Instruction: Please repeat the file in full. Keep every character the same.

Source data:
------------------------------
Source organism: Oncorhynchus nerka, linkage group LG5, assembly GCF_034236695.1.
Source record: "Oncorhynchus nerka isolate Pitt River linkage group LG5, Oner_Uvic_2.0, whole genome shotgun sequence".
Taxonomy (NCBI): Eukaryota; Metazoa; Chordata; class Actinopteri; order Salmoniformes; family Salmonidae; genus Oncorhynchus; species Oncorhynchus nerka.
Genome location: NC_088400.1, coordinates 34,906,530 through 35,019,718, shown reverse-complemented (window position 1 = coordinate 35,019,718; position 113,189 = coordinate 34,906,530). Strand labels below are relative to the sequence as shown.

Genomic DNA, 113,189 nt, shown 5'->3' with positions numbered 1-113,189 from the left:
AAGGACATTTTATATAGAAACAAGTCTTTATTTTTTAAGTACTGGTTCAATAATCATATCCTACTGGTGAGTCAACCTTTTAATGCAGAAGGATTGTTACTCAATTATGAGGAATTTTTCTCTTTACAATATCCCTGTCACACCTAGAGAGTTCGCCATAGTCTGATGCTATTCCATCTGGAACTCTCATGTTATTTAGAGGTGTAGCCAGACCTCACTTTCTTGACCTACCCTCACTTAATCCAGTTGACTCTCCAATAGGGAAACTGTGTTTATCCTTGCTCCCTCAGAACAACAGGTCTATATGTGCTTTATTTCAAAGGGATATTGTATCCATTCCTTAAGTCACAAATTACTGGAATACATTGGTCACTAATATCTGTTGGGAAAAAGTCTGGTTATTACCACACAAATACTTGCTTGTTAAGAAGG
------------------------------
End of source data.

Source organism: Oncorhynchus nerka, linkage group LG5, assembly GCF_034236695.1.
Source record: "Oncorhynchus nerka isolate Pitt River linkage group LG5, Oner_Uvic_2.0, whole genome shotgun sequence".
Taxonomy (NCBI): Eukaryota; Metazoa; Chordata; class Actinopteri; order Salmoniformes; family Salmonidae; genus Oncorhynchus; species Oncorhynchus nerka.
Genome location: NC_088400.1, coordinates 34,906,530 through 35,019,718, shown reverse-complemented (window position 1 = coordinate 35,019,718; position 113,189 = coordinate 34,906,530). Strand labels below are relative to the sequence as shown.

Genomic DNA, 113,189 nt, shown 5'->3' with positions numbered 1-113,189 from the left:
AAGGACATTTTATATAGAAACAAGTCTTTATTTTTTAAGTACTGGTTCAATAATCATATCCTACTGGTGAGTCAACCTTTTAATGCAGAAGGATTGTTACTCAATTATGAGGAATTTTTCTCTTTACAATATCCCTGTCACACCTAGAGAGTTCGCCATAGTCTGATGCTATTCCATCTGGAACTCTCATGTTATTTAGAGGTGTAGCCAGACCTCACTTTCTTGACCTACCCTCACTTAATCCAGTTGACTCTCCAATAGGGAAACTGTGTTTATCCTTGCTCCCTCAGAACAACAGGTCTATATGTGCTTTATTTCAAAGGGATATTGTATCCATTCCTTAAGTCACAAATTACTGGAATACATTGGTCACTAATATCTGTTGGGAAAAAGTCTGGTTATTACCACACAAATACTTGCTTGTTAAGAAGG